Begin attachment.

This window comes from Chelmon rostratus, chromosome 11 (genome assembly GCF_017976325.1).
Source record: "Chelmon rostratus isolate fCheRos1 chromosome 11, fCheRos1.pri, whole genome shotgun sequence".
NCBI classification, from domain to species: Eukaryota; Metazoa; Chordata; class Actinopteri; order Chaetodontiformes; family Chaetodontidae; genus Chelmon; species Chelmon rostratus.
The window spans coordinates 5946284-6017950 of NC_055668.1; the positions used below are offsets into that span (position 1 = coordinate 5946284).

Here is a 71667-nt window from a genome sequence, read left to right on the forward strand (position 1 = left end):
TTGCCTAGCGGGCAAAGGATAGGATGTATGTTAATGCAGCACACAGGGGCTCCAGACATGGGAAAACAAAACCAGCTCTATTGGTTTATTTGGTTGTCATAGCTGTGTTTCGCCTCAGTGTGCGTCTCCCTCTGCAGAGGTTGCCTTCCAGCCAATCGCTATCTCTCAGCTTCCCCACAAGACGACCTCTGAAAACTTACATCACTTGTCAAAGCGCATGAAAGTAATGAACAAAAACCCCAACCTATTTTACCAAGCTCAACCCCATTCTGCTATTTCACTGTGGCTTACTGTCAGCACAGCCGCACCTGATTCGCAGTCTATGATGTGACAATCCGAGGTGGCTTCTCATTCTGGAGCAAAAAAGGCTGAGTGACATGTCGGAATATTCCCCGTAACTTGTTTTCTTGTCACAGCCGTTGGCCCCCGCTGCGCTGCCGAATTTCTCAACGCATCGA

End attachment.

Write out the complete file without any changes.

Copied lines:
This window comes from Chelmon rostratus, chromosome 11 (genome assembly GCF_017976325.1).
Source record: "Chelmon rostratus isolate fCheRos1 chromosome 11, fCheRos1.pri, whole genome shotgun sequence".
NCBI classification, from domain to species: Eukaryota; Metazoa; Chordata; class Actinopteri; order Chaetodontiformes; family Chaetodontidae; genus Chelmon; species Chelmon rostratus.
The window spans coordinates 5946284-6017950 of NC_055668.1; the positions used below are offsets into that span (position 1 = coordinate 5946284).

Here is a 71667-nt window from a genome sequence, read left to right on the forward strand (position 1 = left end):
TTGCCTAGCGGGCAAAGGATAGGATGTATGTTAATGCAGCACACAGGGGCTCCAGACATGGGAAAACAAAACCAGCTCTATTGGTTTATTTGGTTGTCATAGCTGTGTTTCGCCTCAGTGTGCGTCTCCCTCTGCAGAGGTTGCCTTCCAGCCAATCGCTATCTCTCAGCTTCCCCACAAGACGACCTCTGAAAACTTACATCACTTGTCAAAGCGCATGAAAGTAATGAACAAAAACCCCAACCTATTTTACCAAGCTCAACCCCATTCTGCTATTTCACTGTGGCTTACTGTCAGCACAGCCGCACCTGATTCGCAGTCTATGATGTGACAATCCGAGGTGGCTTCTCATTCTGGAGCAAAAAAGGCTGAGTGACATGTCGGAATATTCCCCGTAACTTGTTTTCTTGTCACAGCCGTTGGCCCCCGCTGCGCTGCCGAATTTCTCAACGCATCGA